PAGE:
The other standouts in this production are two young actors I’m hoping we’ll see much more of in the future. Eight-year-old boy soprano Kai Edgar is the tiniest, most extraordinarily talented young actor I’ve ever seen in the role of Oliver Twist (the role is also played by Kayden Kosheley, at select performances). This waif-like little boy is not only a gifted young singer and dancer, but he truly understands the craft of acting. Master Edgar is perfect in this role, but he’s matched by young Patrick Scott McDermott as a terrific Artful Dodger. This very likable, absolutely dynamic talent easily owns the stage in every scene. He’s introduced to the audience with his rousing anthem, “Consider Yourself.” Returning to the Marriott stage after appearing in “Ragtime,” “Seussical” and “Holiday Inn,” Master McDermott has the right look, size and demeanor to play opposite Edgar and the other boys. And did I mention that this young man can sing and dance like a young Gene Kelly? There’s a reason why he’s Fagin’s favorite little thief.

Other captivating performances are provided by a huge ensemble of gifted actor/singers, most of whom bring comedy to some truly despicable Dickens characters. Operatic tenor, Matthew R. Jones, is majestic as the pompous Beadle, Mr. Bumble; Bethany Thomas, fresh off her magnificent performance as The Witch, in Writer Theatre’s “Into the Woods,” as a sassy, stubborn Mrs. Corney; Jason Grimm, who wowed audiences in the Marriott’s production of “Murder for Two,” is creepy and cadaverous as Mr. Sowerberry; and Caron Buinis makes her welcome debut at this theatre as a headstrong, fawning Mrs. Sowerberry. Terry Hamilton, Mark David Kaplan and Cassie Slater nicely represent the upper class as Mr. Brownlow, Dr. Grimwig and Mrs. Bedwin. And Act II’s quartet of street vendors are gorgeously sung by ensemble members in the stirring, “Who Will Buy?” They include Emily Agy, as a lovely Rose Seller; Elizabeth Telford, earnestly hawking her wares as the Strawberry Seller; Kelly Felthous (also very funny as saucy, sausage-curled Charlotte Sowerberry) is a beautiful-sung Milkmaid; and buried beneath a bushy bear, Max De Togne lends his rich baritone to the Knifegrinder.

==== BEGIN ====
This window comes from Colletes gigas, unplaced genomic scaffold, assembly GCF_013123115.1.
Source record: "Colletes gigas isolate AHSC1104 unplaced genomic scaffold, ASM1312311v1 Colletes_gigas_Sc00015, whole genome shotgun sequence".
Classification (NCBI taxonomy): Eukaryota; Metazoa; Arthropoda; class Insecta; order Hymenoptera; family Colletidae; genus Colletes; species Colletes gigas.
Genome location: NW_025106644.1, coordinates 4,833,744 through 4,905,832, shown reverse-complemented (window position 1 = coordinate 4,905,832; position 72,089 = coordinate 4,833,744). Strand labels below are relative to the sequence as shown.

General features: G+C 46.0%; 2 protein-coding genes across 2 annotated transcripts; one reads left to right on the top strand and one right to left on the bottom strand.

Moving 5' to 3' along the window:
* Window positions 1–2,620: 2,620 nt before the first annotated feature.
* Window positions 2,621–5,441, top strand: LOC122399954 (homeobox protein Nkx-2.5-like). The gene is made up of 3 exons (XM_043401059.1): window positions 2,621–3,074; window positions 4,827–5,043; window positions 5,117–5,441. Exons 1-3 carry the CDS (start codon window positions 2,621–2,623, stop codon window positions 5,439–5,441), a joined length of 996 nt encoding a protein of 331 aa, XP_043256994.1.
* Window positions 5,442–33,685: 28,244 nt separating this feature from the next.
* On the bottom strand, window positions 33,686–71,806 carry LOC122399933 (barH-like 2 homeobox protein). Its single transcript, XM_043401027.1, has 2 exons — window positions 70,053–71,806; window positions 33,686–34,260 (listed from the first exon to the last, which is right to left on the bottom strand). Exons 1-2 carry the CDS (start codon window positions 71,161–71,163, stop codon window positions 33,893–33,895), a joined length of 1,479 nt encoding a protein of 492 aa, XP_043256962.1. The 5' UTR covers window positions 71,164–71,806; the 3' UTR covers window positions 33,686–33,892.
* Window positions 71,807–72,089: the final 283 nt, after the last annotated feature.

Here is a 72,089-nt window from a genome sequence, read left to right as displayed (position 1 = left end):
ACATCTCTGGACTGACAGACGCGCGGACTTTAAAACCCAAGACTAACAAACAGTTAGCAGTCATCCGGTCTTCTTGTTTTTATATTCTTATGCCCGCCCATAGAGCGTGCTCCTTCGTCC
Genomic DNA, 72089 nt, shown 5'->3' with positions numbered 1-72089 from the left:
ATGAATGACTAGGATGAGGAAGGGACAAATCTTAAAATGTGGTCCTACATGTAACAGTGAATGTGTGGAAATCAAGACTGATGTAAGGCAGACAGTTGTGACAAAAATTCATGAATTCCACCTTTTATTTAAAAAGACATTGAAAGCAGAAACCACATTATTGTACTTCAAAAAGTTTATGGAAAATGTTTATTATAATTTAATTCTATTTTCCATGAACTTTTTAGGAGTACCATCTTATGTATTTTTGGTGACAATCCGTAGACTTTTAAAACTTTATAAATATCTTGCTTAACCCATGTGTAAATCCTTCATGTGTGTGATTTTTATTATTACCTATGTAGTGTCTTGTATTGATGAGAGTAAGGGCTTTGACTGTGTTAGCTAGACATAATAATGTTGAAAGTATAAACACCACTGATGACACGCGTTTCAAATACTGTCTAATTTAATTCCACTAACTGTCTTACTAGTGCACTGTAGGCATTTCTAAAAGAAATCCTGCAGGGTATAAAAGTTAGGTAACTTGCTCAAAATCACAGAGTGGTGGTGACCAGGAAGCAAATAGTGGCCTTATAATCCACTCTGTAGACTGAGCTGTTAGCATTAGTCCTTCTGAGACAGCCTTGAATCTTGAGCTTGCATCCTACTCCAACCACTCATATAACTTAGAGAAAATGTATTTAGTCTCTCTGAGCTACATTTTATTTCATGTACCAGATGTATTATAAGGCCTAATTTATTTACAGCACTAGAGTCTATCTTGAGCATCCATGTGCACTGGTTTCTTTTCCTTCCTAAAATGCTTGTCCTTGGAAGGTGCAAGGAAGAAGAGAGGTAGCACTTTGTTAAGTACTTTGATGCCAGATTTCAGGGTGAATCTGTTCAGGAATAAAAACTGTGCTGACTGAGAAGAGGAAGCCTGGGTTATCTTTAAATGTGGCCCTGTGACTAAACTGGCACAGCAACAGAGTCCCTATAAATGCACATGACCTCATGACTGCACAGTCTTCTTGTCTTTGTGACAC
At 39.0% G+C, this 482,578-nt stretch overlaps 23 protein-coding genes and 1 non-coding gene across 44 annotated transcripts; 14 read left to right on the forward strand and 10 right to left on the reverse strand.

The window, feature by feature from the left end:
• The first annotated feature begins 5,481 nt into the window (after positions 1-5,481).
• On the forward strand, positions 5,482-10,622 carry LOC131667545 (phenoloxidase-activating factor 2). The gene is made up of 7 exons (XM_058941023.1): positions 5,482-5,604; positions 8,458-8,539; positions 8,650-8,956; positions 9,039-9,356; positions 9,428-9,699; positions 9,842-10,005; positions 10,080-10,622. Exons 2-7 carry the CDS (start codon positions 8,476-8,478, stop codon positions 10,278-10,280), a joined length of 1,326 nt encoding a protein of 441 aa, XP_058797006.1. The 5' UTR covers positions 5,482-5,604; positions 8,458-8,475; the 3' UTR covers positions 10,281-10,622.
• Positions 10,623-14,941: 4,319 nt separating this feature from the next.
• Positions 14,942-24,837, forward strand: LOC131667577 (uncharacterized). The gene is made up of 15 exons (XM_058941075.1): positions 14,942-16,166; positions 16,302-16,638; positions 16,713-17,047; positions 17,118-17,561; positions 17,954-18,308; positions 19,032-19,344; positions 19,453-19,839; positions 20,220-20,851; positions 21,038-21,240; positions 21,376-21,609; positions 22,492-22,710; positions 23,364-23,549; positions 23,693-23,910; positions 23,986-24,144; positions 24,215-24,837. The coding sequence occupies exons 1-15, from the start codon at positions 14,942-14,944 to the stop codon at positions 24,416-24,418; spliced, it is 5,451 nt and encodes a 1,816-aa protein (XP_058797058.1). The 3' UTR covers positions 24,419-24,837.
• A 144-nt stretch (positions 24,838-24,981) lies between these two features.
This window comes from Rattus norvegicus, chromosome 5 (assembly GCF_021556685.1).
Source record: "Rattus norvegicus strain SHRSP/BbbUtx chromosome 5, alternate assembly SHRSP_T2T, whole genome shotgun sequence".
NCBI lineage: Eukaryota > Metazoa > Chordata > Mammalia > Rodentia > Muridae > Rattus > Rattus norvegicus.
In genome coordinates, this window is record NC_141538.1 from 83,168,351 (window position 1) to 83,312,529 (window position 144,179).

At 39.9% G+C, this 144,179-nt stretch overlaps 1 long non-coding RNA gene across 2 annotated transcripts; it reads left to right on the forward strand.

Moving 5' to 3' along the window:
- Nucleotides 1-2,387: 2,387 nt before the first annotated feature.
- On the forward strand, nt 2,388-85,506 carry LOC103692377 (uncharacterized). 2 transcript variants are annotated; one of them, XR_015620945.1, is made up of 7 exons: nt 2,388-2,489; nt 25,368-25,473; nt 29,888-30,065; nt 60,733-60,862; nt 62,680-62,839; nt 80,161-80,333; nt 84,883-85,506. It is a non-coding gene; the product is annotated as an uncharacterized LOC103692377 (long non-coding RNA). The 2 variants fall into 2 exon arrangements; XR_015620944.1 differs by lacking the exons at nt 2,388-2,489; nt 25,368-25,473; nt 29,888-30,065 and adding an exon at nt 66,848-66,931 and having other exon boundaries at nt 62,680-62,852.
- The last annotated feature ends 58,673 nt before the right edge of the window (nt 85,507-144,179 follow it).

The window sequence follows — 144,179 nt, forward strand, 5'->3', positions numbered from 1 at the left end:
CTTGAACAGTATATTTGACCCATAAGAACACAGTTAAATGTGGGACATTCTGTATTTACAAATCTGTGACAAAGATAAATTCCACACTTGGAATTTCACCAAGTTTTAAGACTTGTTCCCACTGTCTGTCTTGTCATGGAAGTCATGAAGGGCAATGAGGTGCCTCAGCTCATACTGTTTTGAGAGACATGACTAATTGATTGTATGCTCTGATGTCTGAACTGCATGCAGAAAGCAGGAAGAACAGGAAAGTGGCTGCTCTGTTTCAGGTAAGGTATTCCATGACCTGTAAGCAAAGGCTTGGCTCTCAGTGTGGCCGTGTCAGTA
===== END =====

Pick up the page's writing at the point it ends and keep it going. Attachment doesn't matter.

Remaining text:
The show is sharp, sung with gusto and creatively choreographed by recent Jeff Award-winner, Brenda Didier. It’s filled with color, humor, drama and Lionel Bart’s lovely score, sung by a company of accomplished singers (thanks to talented Ryan T. Nelson’s musical direction).The show is accompanied by Patti Garwood’s full-sounding musical ensemble, hidden away inside the orchestra pit. This family musical is one Dickens of a great production. It’s an especially nice change for the holidays, after so many Chicagoland productions of Dickens’ “Christmas Carol.” But it’s a musical that will stay with theatergoers while it welcomes everyone to “consider themselves at home.”